My fannish experience happened. I know it did, I was there. It’s not the fannish experience that gets talked about every time people talk about The Fannish Experience, because my fannish experience featured very few white men. I emotionally invested in canons with multiple female characters who interacted with each other, and my multiple femslash OTPs were a natural result. I spent a lot of time talking to people about what impact race had in Veronica Mars, in Grey’s Anatomy, in fucking Survivor of all things. And yes, I totally read and watched and discussed stories about white men too- you cannot live in our society and not engage with white men; it’s literally not possible- but I am living proof that it IS possible to be in fandom without that default being the only thing you engage with. That’s a choice, and while in 2000 it may have been an unconscious one, it’s 2015 and that’s no longer an answer. When all of your favorite characters and ships just happen to be white men, and all the fics you choose as important just happen to be about white men, I don’t care how many generic posts you make about how women are great, this is insidious racism and misogyny, and it’s actively making fandom a worse place to be.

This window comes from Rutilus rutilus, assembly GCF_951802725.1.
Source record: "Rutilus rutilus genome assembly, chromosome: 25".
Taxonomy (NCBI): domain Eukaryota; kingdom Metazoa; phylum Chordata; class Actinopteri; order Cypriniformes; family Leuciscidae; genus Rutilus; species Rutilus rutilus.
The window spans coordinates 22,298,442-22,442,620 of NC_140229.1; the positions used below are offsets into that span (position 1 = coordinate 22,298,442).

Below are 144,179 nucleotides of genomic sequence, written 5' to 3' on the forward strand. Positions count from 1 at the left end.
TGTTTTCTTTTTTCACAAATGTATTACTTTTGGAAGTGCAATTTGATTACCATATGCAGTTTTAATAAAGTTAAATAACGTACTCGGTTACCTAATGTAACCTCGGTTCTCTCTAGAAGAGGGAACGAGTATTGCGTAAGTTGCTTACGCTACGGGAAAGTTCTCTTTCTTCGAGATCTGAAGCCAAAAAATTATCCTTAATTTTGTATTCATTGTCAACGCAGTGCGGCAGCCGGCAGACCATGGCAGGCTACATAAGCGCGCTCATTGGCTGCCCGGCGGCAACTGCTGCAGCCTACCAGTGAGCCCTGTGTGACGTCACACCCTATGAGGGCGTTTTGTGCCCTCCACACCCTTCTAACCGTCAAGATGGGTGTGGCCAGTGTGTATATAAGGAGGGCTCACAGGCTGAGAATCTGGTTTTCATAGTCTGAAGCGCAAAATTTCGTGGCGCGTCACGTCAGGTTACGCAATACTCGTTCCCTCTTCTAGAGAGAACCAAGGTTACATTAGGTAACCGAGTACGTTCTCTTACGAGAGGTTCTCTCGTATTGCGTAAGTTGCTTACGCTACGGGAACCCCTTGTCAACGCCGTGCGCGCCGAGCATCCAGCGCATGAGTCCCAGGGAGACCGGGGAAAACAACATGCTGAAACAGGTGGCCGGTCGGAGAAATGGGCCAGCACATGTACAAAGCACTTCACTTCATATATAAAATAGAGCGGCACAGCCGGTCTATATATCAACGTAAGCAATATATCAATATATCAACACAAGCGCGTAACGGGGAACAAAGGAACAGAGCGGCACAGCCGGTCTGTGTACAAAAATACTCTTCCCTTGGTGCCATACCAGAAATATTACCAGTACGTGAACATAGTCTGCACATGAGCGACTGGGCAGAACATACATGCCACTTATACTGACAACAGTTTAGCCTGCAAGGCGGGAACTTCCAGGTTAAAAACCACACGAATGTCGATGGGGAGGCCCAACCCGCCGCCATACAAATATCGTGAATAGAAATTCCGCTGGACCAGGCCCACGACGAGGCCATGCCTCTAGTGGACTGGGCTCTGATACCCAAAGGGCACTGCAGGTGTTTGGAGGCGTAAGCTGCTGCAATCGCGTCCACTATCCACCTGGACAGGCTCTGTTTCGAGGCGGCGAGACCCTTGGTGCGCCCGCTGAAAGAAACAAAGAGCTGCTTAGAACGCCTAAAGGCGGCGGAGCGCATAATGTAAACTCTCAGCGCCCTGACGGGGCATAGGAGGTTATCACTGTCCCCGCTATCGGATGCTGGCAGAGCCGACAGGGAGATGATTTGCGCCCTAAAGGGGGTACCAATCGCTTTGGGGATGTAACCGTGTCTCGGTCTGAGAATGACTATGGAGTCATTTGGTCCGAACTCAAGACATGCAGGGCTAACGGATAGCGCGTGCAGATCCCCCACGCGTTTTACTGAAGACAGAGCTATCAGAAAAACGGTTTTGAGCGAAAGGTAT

Aja, your post prompted this, but I don’t mean this as an attack on you specifically. It’s a perspective I see from a lot of people at a lot of times, and my frustration has been building. I don’t mean to invalidate the specific emotional response that leads to certain texts being favorites, but when all of your (generic your, not specific!) favorites are the stories of white men, you don’t always need to defend that. You need to take a good look at yourself and your choices and figure out why that is, and maybe look into expanding what you think makes a text good.
Yes, the explanation put me off too. In that way where, initially, it gives you pause but seems reasonable enough ergo it must be you that doesn’t understand it.
After you sit on it though, you realize that nope, still doesn’t address the concern. It was no answer, no explanation at all. Almost like sleight of hand.
It’s stuff like this that makes me feel erased from fandom discussions.